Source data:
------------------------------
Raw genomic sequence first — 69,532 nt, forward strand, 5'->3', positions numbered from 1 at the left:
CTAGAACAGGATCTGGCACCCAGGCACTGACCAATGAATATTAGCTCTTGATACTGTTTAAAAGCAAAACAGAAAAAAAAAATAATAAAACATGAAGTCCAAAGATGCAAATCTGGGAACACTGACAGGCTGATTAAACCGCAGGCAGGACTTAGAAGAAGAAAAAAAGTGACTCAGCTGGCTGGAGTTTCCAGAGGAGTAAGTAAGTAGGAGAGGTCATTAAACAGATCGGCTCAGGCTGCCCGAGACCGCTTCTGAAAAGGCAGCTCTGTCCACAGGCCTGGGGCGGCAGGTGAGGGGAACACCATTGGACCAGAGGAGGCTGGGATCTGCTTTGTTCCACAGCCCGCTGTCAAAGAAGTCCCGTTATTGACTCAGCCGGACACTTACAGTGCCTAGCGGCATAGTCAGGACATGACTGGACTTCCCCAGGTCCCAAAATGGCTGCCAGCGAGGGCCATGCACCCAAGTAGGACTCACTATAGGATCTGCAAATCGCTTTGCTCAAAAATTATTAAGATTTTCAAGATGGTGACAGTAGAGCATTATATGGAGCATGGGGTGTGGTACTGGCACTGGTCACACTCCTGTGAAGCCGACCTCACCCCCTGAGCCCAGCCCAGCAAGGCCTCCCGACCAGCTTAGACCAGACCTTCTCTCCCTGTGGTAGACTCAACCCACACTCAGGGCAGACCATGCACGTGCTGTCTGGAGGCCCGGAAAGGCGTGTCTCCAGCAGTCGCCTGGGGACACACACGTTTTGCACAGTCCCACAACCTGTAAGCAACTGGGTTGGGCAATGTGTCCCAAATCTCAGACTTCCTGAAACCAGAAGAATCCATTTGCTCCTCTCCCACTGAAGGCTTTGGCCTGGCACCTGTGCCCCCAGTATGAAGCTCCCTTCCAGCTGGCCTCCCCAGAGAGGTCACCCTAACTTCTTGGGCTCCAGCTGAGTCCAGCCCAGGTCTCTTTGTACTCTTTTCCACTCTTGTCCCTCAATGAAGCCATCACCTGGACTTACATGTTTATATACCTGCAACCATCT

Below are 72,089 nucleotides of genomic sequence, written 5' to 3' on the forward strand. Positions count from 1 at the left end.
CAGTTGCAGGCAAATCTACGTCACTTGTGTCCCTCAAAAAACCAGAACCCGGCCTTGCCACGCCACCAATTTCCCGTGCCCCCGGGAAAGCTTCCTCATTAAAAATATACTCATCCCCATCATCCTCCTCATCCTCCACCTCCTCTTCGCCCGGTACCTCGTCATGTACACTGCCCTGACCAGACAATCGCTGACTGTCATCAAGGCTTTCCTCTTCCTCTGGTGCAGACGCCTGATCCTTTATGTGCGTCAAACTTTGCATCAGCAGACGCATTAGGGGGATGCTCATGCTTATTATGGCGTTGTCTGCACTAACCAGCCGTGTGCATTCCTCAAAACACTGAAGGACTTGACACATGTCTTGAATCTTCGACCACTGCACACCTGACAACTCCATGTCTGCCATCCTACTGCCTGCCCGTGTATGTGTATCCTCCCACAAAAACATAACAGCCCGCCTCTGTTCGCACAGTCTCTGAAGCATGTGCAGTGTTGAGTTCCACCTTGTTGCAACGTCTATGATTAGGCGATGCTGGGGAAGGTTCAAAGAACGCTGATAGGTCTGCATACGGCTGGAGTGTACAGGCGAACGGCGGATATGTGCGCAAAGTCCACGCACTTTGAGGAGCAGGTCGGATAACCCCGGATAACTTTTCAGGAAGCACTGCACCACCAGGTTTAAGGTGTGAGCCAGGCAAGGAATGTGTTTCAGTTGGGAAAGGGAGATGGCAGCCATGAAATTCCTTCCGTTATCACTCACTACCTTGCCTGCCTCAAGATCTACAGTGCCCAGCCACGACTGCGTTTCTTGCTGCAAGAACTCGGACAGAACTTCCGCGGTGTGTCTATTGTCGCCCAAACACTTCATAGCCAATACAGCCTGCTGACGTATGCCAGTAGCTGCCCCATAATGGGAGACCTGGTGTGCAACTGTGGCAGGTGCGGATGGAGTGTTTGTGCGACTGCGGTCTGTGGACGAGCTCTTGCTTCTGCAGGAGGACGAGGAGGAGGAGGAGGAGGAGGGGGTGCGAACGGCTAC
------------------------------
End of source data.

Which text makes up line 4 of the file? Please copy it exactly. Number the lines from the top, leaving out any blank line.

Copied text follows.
CAGTTGCAGGCAAATCTACGTCACTTGTGTCCCTCAAAAAACCAGAACCCGGCCTTGCCACGCCACCAATTTCCCGTGCCCCCGGGAAAGCTTCCTCATTAAAAATATACTCATCCCCATCATCCTCCTCATCCTCCACCTCCTCTTCGCCCGGTACCTCGTCATGTACACTGCCCTGACCAGACAATCGCTGACTGTCATCAAGGCTTTCCTCTTCCTCTGGTGCAGACGCCTGATCCTTTATGTGCGTCAAACTTTGCATCAGCAGACGCATTAGGGGGATGCTCATGCTTATTATGGCGTTGTCTGCACTAACCAGCCGTGTGCATTCCTCAAAACACTGAAGGACTTGACACATGTCTTGAATCTTCGACCACTGCACACCTGACAACTCCATGTCTGCCATCCTACTGCCTGCCCGTGTATGTGTATCCTCCCACAAAAACATAACAGCCCGCCTCTGTTCGCACAGTCTCTGAAGCATGTGCAGTGTTGAGTTCCACCTTGTTGCAACGTCTATGATTAGGCGATGCTGGGGAAGGTTCAAAGAACGCTGATAGGTCTGCATACGGCTGGAGTGTACAGGCGAACGGCGGATATGTGCGCAAAGTCCACGCACTTTGAGGAGCAGGTCGGATAACCCCGGATAACTTTTCAGGAAGCACTGCACCACCAGGTTTAAGGTGTGAGCCAGGCAAGGAATGTGTTTCAGTTGGGAAAGGGAGATGGCAGCCATGAAATTCCTTCCGTTATCACTCACTACCTTGCCTGCCTCAAGATCTACAGTGCCCAGCCACGACTGCGTTTCTTGCTGCAAGAACTCGGACAGAACTTCCGCGGTGTGTCTATTGTCGCCCAAACACTTCATAGCCAATACAGCCTGCTGACGTATGCCAGTAGCTGCCCCATAATGGGAGACCTGGTGTGCAACTGTGGCAGGTGCGGATGGAGTGTTTGTGCGACTGCGGTCTGTGGACGAGCTCTTGCTTCTGCAGGAGGACGAGGAGGAGGAGGAGGAGGAGGGGGTGCGAACGGCTAC